Housing and Urban Development (HUD) Secretary Julian Castro broke government rules in April by weighing in on the 2016 election. As a federal employee, the Hatch Act restricts him from offering his political opinions. A watchdog group even sent him a letter to warn him about the consequences of violating the rule. Yet, that clearly didn’t stop Castro from praising Democratic nominee Hillary Clinton during an interview with Yahoo!’s Katie Couric, calling her "the most experienced, thoughtful, and prepared candidate for President that we have this year." He also claimed Donald Trump wasn't prepared for the role.
Shortly after, Castro, who was rumored to be one of Clinton’s running mates, changed a HUD policy that appeared to be intended to get her attention and increase his odds of getting on the ticket.
The U.S. Office of Special Counsel's investigation concluded that Castro had violated the Hatch Act during the Couric interview and Castro acknowledged he made a mistake.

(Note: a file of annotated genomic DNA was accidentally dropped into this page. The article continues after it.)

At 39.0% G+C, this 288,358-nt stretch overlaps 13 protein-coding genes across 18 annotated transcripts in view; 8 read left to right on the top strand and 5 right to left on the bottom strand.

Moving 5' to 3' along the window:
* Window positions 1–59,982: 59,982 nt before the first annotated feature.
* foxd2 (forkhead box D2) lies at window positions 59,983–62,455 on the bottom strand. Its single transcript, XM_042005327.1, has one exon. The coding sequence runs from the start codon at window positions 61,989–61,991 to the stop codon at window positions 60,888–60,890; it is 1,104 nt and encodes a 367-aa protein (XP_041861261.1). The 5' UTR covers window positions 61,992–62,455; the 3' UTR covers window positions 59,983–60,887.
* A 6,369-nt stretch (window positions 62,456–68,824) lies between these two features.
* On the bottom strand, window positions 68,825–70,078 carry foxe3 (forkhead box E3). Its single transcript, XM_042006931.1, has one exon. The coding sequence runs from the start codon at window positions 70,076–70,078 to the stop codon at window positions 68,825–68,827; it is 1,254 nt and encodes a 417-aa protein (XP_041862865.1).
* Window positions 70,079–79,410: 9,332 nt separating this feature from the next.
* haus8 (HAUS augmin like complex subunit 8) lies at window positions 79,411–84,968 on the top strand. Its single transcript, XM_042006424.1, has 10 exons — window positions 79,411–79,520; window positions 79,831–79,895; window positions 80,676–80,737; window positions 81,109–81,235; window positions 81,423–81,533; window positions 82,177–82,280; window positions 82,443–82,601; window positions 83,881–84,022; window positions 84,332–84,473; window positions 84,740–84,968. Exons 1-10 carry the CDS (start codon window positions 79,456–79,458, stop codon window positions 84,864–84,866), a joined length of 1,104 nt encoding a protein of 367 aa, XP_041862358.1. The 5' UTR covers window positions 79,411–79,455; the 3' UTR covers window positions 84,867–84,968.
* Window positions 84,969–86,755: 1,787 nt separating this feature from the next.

That was apparently enough for him to escape any kind of accountability. At a press briefing on Tuesday, White House spokesman Josh Earnest suggested Castro had learned his lesson.
“I think, to his credit, Secretary Castro acknowledged the mistake that he made," said White House press secretary Josh Earnest.
"He owned up to it, and he's taken the necessary steps to prevent it from happening again.”
So, that’s that. No harm, no foul.
Hot Air’s Ed Morrissey had a good explanation for why the White House is letting Castro off scot-free.
Why would he? He's not punishing the nominee for violating federal law either. https://t.co/VBnSqkFTZF— Ed Morrissey (@EdMorrissey) July 20, 2016